The time has come for us to transition to a paid jury system. I was recently called to serve as a juror in Osceola County, Florida, one of many invitations I have received over the years.
I'm now convinced, more than ever, that it's time for us to have a pool of well-trained, paid jurors to serve. As the voir dire process unfolded, I was further convinced that the time has finally come to address this issue.
I'm not sure exactly how many people were called to the jury pool that particular day, but I was juror number 243 and I heard them call numbers into the 300's so I have to assume several hundred people gave up that day or maybe several days for this duty. Imagine the cost to employers and employees to give up time for this process. In that room alone, it would have easily have been tens of thousands of dollars or more.
I get it. The constitution calls for us to be tried by a jury of our peers. I don't disagree with the constitution, but the thirty or so folks that gathered in the courtroom for a drug case for which we were called were not exactly a group of my peers. No disrespect meant, but I'd far rather trust a group of people who were trained and paid to be there than to depend on the luck of this draw, yours truly included.
The voir dire process allows the prosecutor and the defense attorney to question the pool of jurors on their likes and dislikes as well as their prejudices. Several people like me were turned down because of negative experiences we previously endured as jurors.
In my case, a domestic squabble between a man and his girlfriend was blown out of proportion and ended up with the accused being handed two life sentences because of "kidnapping" charges plus another twenty years for ancillary charges. I was so ticked off that I wrote the Supreme Court after the fact and the charges were reduced. The penalty didn't fit the crime, so the good folks doing the voir dire decided I was not a good candidate for whatever the reasons.
When we were questioned about our previous experiences, I had to own up to this especially since I had written an article a couple a months ago titled "I'm Done Being a Juror!" where I slammed the process because of what amounted to prosecutorial overkill. The penalty didn't fit the crime.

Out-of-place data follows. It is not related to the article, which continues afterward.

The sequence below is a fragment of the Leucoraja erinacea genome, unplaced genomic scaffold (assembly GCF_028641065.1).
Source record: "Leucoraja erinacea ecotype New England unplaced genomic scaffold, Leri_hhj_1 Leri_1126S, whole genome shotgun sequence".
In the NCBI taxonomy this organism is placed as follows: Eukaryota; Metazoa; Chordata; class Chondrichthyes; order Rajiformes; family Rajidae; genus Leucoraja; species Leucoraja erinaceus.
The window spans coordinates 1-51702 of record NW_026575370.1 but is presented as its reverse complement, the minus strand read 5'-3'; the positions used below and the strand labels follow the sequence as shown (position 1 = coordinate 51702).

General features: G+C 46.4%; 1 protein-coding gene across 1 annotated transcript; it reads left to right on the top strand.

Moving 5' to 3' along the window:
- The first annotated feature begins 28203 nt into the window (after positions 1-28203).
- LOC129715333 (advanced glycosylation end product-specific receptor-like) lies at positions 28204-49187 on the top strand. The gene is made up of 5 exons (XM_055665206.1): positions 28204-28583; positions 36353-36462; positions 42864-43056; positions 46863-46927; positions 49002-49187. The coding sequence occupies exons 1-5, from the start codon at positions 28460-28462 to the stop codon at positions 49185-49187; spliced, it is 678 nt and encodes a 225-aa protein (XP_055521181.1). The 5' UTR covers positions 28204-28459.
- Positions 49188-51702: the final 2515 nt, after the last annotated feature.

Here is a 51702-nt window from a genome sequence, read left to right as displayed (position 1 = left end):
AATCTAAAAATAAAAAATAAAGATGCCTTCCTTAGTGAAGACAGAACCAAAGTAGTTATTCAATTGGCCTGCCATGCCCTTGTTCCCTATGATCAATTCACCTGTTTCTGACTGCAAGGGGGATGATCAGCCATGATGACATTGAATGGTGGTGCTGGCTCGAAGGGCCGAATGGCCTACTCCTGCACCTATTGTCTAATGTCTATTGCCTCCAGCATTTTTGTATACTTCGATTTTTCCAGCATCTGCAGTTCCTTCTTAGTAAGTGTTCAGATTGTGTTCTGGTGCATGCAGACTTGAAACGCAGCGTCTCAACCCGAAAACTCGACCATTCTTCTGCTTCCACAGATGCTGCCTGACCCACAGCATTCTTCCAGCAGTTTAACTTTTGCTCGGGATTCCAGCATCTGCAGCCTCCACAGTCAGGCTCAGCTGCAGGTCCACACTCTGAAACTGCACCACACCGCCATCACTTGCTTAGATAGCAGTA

This brings me back to my premise. If we had professional jurors who were schooled in a fashion similar to the lawyers, they would be able to understand the consequence of their jury decisions. I suspect that high profile cases like the Casey Anthony trial might have gone a different way with professional jurors. Perhaps the prosecution and the lawyers themselves should have also undergone a voir dire process as well. Sometimes when you ask for too much you get way too little.
Paid, trained jurors could save millions of dollars a year in lost wages alone. If you wanted to be a trained juror, you could schooled for it and undergo the necessary background check. The voir dire process to eliminate conflicts of interest and prejudicial concerns would be much shorter.
The full day of questions and the largely moronic answers that many gave would not take nearly as long with paid, trained jurors. Some of these folks, who barely spoke English, would wax eloquently for ten or fifteen minutes at a time on how bad things were in their native country. Their comments had nothing to do with the questions the attorneys were posing to them, but they enjoyed hearing themselves talk. They need to show up at my Toastmasters Club on Friday morning, not the jury room.
All the time, effort and money spent on teaching the jury pool proper courtroom etiquette could have been eliminated. Even the time wasted on those few idiots that showed up like they were on their way to the beach with inappropriate dress would not have been necessary. The guy who was called down for not taking off his sunglasses wouldn't have been necessary. And the court's officers wouldn't have to bully people so and threaten them with contempt if they broke any of the many rules. Those rules would have been covered in their training. Does this make too much sense?